Top 10+ Must-Do on Mount Desert Island and in Acadia National Park


Bicyclists benefit with a car-free experience with Acadia's delayed opening. Hilary Nangle photoIf I had been asked to advise President Obama and family on what to do while on Mount Desert Island, I’d have given them this Top 10+ list of things to do when visiting Acadia National Park on Mount Desert Island:

• Loop-ti-doo

Drive or pedaling Acadia National Park’s Park Loop Road is a must, but do so either before 10 a.m. or after 3 p.m. to avoid the crowds and to catch the best light for photos. Don’t skip any of the big-ticket sights along the route: Sieur de Monts Springs, home to the Wild Gardens of Acadia, Sweet Waters of Acadia spring, Nature Center, and the original Abbe Museum (but don’t miss this museum’s main site in Bar Harbor for the best intro to Maine’s Native American heritage and culture); Sand Beach (go ahead, brave dipping your toes in the water, brrrrr); Thunder Hole (for the biggest ka-boom, time your visit with an incoming tide); and Cadillac Mountain (everyone raves about sunrise, but sunset is pretty spectacular, too).

• Road-eo

Thank you John D. Rockefeller Jr. for the 57 miles (44 open to bicycles) of meandering crushed-stone Carriage Roads crossing 17 unique stone bridges. Bike ’em, hike ’em, ride ’em, but don’t miss ’em. And afterward…

I scream, you scream

Tea and popovers with jam and ice cream is an island tradition at the park’s Jordan Pond House, where as long as they sit on the lawn, even Beau is welcome (That was then, this is now: I prefer tea and popovers at the Asticou Inn, overlooking Northeast Harbor and within steps of the Eliot Mountain Trail connecting two of the island’s gorgeous gardens, Thuya and Asticou). While that’s a must-do experience, the island’s best cream in outrageously creative flavors comes from Mount Desert Island Ice Cream (I’m salivating just thinking about their salt caramel, mmmmm).

• I can see clearly now…

You’re going to need to work off that ice cream, perhaps with a hike? Among my favorites are Great Head, Gorham Mountain, and Flying Mountain, all moderate with big views from the summits.

• Slimy sea critters! YES!

Diver Ed’s Dive-in Theater Boat Cruise is a way-cool, must-do for anyone with kids who want to see and touch slimy sea critters, view them in their natural habitat, and have a great time while learning about nature.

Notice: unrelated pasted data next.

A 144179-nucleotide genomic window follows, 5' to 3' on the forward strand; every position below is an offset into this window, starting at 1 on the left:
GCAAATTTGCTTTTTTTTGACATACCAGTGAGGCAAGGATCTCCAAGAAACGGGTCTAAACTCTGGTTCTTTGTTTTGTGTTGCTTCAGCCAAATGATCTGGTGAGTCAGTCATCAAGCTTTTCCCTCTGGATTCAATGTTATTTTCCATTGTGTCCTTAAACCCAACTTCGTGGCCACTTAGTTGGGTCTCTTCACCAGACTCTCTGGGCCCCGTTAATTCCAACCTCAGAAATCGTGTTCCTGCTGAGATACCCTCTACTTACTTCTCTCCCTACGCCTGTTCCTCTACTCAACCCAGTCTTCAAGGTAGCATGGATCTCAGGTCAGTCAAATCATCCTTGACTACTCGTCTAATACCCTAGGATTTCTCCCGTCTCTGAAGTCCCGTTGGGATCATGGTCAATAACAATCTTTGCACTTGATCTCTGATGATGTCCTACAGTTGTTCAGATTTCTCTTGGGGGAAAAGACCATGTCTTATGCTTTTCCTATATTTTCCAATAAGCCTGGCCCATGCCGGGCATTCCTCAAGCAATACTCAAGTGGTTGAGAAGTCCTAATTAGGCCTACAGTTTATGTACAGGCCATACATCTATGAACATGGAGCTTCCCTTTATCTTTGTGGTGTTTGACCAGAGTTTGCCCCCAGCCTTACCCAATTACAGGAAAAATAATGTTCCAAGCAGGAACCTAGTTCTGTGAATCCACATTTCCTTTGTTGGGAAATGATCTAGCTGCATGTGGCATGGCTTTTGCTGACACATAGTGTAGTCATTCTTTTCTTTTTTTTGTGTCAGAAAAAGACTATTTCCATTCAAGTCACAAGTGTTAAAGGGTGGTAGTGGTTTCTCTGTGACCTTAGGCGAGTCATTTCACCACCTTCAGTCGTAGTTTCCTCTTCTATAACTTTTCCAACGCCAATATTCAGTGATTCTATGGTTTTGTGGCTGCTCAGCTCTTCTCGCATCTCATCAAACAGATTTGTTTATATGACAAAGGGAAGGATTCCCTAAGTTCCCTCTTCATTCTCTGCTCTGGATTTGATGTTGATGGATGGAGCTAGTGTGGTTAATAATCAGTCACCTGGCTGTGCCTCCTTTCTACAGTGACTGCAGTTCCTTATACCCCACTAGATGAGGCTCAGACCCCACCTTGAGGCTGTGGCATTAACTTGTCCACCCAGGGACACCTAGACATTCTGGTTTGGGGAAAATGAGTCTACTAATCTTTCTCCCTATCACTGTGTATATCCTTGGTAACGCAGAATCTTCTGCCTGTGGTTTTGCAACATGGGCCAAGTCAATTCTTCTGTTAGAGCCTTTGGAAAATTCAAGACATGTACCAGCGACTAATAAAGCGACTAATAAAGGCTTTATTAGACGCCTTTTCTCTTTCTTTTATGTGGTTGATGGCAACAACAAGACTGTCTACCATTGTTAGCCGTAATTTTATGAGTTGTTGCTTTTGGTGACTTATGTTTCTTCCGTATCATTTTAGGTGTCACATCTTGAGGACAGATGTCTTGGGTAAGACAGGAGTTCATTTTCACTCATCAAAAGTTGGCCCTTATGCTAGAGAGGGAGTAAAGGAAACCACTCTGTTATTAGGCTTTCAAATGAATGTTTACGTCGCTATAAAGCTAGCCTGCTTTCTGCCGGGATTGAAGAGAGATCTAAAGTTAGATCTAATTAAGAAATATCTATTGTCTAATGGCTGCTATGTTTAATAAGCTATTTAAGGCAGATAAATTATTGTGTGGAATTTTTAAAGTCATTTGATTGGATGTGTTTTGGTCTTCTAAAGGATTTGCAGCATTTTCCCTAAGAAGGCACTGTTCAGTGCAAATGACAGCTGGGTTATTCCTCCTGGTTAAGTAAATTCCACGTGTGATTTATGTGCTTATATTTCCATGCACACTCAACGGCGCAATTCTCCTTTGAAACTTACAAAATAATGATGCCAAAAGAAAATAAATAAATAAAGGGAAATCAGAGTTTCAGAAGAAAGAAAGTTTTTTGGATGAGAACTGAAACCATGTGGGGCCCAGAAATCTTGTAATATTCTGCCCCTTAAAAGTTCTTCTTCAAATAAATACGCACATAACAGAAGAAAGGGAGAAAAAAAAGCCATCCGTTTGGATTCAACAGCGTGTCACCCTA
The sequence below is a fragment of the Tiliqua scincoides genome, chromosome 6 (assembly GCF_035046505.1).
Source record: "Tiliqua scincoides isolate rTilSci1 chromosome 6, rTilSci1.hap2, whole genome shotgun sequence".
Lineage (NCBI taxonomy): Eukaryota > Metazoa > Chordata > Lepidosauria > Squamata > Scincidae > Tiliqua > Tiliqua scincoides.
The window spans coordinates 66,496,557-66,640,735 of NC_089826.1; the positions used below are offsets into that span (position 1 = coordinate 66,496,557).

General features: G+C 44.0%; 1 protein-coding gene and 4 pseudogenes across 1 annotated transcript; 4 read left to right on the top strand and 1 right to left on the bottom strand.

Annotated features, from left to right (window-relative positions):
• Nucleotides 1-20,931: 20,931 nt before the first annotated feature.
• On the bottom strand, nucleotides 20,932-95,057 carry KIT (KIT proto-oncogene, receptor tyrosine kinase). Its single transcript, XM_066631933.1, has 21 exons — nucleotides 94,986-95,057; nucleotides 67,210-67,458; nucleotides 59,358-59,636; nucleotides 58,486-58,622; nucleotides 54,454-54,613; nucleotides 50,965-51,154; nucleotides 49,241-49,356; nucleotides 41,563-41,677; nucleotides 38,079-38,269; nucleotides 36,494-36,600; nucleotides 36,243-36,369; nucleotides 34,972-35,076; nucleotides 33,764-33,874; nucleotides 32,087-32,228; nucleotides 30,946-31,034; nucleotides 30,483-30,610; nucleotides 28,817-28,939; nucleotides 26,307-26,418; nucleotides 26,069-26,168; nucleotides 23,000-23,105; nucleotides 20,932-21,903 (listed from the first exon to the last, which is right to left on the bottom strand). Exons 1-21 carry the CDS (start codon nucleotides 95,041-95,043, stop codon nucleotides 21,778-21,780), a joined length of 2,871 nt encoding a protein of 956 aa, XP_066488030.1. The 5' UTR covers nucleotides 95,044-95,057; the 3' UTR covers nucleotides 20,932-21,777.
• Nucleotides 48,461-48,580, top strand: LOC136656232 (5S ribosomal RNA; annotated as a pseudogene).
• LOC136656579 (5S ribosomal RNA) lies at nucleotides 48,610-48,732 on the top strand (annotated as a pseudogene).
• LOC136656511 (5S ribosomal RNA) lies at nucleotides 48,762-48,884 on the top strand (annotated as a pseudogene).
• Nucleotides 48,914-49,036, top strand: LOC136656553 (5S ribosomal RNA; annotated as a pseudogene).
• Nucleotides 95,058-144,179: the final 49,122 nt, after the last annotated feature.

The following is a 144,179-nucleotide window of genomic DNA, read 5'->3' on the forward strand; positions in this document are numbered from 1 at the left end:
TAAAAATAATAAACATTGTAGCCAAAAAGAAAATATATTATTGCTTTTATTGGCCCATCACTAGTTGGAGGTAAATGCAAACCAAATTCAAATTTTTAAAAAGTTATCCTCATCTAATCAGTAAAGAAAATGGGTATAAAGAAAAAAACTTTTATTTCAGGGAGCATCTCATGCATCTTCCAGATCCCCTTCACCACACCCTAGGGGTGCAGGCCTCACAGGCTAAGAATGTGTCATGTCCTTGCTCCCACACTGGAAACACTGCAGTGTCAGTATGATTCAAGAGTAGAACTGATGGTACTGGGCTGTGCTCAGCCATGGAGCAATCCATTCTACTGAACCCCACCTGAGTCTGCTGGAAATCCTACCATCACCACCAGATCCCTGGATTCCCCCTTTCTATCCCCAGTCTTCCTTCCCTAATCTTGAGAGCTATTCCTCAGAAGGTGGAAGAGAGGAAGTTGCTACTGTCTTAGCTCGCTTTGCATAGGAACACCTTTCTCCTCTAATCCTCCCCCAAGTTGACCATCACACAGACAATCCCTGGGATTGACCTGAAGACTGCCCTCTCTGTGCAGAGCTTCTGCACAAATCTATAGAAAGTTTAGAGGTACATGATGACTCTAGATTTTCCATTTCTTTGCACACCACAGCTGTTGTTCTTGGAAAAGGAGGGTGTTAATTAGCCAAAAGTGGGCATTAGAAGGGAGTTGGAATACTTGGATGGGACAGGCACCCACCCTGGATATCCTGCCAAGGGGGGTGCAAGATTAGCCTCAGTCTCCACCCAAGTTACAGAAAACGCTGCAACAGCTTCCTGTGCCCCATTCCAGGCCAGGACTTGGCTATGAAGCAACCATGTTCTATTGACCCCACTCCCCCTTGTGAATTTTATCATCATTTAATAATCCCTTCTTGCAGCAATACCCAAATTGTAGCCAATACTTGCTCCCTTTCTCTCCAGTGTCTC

• Lobstah!

The Oceanarium is a low-tech, high-interest, kid-friendly site that encompasses a lobster hatchery, museum, salt-marsh walk, and more. (It doesn’t appear as much from the road, but trust me on this one). Afterwards, lobster at Thurston’s, overlooking idyllic Bass Harbor.

• A whale of a good time

Pair a visit to the Dorr Museum  of Natural History at College of the Atlantic, where you can view whale-related exhibits (the college is affiliate with Allied Whale), with a Whale-watching tourBe sure to bring heavy-weight clothing; I’ve gone out on days when it’s been near 90 in Bar Harbor, yet I was glad for my wool sweater, hat, and mittens at sea. Note: photo depicts the Bar Harbor Whale Museum which is seeking a new home.

• Birds and bees

Learn about Acadia’s birds and other wildlife on a private tour with biologist and Registered Maine Guide Michael Good of Downeast Nature Tours. Honest: I didn’t get birding’s appeal until I accompanied him one morning. It’s a gentle introduction to what might become a life-long hobby, and if you’re already an avid birder, he’ll help you add a few to your life list. While we’re on the subject of birds, another don’t miss is the Wendell Gilley Museum, housing more than 200 of the local carver’s astonishingly realistic bird carvings.

• Island hopping
Bring a bike aboard the passengers ferries servicing the Cranberry Islands, then get off first at Great Cranberry for a quick pedal and look-see, stopping at the  Cranberry House to see the museum, followed by Little Cranberry (a.k.a. Islesford) for a tour of the museum followed by lobster at the Islesford Dock. Better yet, time the meal to coincide with sunset for delicious views. OR board Capt. Kim Strauss’s Island Cruises’ Lunch Cruise to Frenchboro aboard the R. L. Gott, which he built. Strauss has been navigating these waters for more than 55 years. His narration is lively, he points out sights and wildlife, he’ll haul a few traps, and  you get to visit Frenchboro, an authentic lobstering community, where you can tour the local museum and have lobster at Lunt’s Dockside Deli.

• Schoodic sampler